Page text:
Folks, it is my great pleasure to have author and publisherDavid Lee Summers back on the blog. I was unable to attend New Mexico’s once-a-year scifi convention this year and asked (perhaps ‘begged’ is a better term) David to let me life vicariously through him. He was kind enough to offer up this guest post about Bubonicon 47.
I enjoy attending science fiction conventions because they are a wonderful opportunity to connect with fellow readers and writers. One of my longtime favorite conventions is Bubonicon in Albuquerque, New Mexico. There are an amazing group of writers who live in or near Albuquerque and regularly attend Bubonicon including Walter Jon Williams, Jane Lindskold, S.M. Stirling, P.G. Nagle, and George R.R. Martin. These writers, working with an outstanding convention committee, present a great set of panels and readings along with a diverse dealer’s room, art show, and gaming room. What’s more, the convention has a great name, given when Egypt placed travel restrictions on New Mexico because Bubonic Plague had been reported in the mountains east of Albuquerque. For most of the last two decades, Bubonicon has also been the convention closest to my home in Southern New Mexico. That honor was only recently supplanted by Las Cruces Comic Con.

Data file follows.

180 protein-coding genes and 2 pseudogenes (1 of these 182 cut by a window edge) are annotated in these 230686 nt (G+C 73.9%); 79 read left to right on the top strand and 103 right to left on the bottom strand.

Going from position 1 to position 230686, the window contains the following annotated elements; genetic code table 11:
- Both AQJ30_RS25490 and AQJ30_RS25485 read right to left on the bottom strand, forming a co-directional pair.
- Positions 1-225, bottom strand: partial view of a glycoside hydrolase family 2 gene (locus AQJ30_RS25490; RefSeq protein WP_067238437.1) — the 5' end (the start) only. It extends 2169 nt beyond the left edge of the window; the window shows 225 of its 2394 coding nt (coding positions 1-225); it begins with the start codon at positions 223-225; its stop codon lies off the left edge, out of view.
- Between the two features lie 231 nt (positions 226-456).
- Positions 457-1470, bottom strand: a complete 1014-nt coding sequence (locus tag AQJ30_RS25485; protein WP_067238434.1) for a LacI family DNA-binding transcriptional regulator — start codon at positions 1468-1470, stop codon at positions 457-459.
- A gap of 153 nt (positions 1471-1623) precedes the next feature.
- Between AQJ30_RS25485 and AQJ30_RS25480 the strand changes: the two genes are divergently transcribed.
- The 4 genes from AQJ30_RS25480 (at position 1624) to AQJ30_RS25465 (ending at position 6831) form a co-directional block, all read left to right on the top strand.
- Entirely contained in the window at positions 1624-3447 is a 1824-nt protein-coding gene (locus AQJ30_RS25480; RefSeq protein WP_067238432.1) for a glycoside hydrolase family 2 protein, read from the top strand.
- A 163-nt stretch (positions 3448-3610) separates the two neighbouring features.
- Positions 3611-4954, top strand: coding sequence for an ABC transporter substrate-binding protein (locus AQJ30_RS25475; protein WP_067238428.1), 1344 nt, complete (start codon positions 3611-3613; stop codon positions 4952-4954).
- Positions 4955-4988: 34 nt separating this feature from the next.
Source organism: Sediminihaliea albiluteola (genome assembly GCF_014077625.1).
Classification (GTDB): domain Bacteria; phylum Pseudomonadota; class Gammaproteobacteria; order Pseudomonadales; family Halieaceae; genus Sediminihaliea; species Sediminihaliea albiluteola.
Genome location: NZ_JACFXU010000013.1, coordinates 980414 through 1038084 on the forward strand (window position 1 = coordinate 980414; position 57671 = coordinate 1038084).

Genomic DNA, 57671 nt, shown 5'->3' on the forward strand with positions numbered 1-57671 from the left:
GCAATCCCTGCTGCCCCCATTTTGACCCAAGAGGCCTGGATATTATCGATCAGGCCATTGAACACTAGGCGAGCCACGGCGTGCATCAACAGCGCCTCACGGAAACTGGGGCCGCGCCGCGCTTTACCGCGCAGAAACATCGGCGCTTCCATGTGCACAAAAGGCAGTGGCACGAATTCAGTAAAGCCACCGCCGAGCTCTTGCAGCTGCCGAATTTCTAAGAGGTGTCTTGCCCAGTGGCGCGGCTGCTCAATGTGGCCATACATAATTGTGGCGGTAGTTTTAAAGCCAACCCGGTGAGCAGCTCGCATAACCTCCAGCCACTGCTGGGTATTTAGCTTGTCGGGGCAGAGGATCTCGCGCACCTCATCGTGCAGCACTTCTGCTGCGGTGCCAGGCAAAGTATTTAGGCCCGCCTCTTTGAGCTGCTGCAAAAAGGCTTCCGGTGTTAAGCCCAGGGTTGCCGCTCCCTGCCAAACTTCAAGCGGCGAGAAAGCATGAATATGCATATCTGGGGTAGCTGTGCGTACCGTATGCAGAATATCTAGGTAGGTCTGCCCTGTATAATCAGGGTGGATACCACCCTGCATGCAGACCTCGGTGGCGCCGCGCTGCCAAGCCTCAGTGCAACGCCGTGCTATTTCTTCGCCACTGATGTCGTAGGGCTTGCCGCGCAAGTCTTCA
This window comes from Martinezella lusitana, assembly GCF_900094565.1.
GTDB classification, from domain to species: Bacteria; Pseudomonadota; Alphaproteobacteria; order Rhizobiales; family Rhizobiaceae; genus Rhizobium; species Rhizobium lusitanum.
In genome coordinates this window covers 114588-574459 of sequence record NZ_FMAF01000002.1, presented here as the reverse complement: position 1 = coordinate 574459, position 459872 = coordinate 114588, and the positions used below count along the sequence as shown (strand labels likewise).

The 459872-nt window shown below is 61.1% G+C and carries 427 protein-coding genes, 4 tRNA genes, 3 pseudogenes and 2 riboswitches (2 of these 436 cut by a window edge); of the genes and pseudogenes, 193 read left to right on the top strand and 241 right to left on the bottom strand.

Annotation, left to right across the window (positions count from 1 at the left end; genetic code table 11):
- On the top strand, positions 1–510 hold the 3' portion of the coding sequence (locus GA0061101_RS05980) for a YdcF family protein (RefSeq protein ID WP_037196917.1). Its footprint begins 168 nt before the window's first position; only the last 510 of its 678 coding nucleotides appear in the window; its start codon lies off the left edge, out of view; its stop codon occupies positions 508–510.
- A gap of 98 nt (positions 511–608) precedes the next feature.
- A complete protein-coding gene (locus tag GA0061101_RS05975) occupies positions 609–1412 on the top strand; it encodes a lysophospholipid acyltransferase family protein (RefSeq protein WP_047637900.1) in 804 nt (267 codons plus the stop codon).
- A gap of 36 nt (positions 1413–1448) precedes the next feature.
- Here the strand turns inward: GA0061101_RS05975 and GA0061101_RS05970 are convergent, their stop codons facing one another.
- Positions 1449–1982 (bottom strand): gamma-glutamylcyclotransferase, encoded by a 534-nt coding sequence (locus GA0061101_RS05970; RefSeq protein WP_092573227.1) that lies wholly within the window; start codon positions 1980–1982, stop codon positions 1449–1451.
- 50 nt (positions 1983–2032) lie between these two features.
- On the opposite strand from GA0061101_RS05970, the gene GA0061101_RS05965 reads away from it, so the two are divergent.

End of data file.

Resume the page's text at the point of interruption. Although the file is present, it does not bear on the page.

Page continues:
The theme of Bubonicon 47 was “Women of Wonder” and featured an all-woman lineup of special guests. The guests of honor were Tamora Pierce and Catherynne M. Valente. The guest artist was Ruth Sanderson. The toastmaster was Mary Robinette Kowal (in her own words, she’s a toastmaster because she’s nobody’s mistress!). I was especially pleased to meet Ms. Kowal who, like me, had a story in the anthology of near-future stories 2020 Visions edited by Rick Novy. Another special thing about that anthology is that it also features Bubonicon’s 2016 Guest of Honor, David Gerrold. The convention schedule included such theme-related panels as “The Inescapable Romance Subplot: Passing the Bechdel Test?”, “Curse of the Strong Female: Pitfalls and Cliches”, and “Writing Different Genders: Your Point of View.”
Panels weren’t limited to the theme. I participated in such panels as “Whither Ghost? Dancing With the Definitely Dead?” where we discussed ghost stories and stories with ghosts. Of particular interest we talked about how ghost stories can take a science fiction twist when you imagine humans uploading their consciousness into a computer, becoming a “ghost in the machine.” I also participated in a science panel called “Red or Green: NM as Mars Analog” in which we looked at how sites in New Mexico can be quite similar to sites on Mars, to the extent that they can be used to test Martian rovers or be used as test beds for humans traveling to Mars. I moderated the panel, “It’s Alive: Scientists in Science Fiction” in which writers and scientists discussed how science and fiction have influenced each other. Our conclusion was that although there is a societal perception of a “mad scientist” trope and a certain distrust of science in the media, science fiction writers generally respect scientists and the work they do.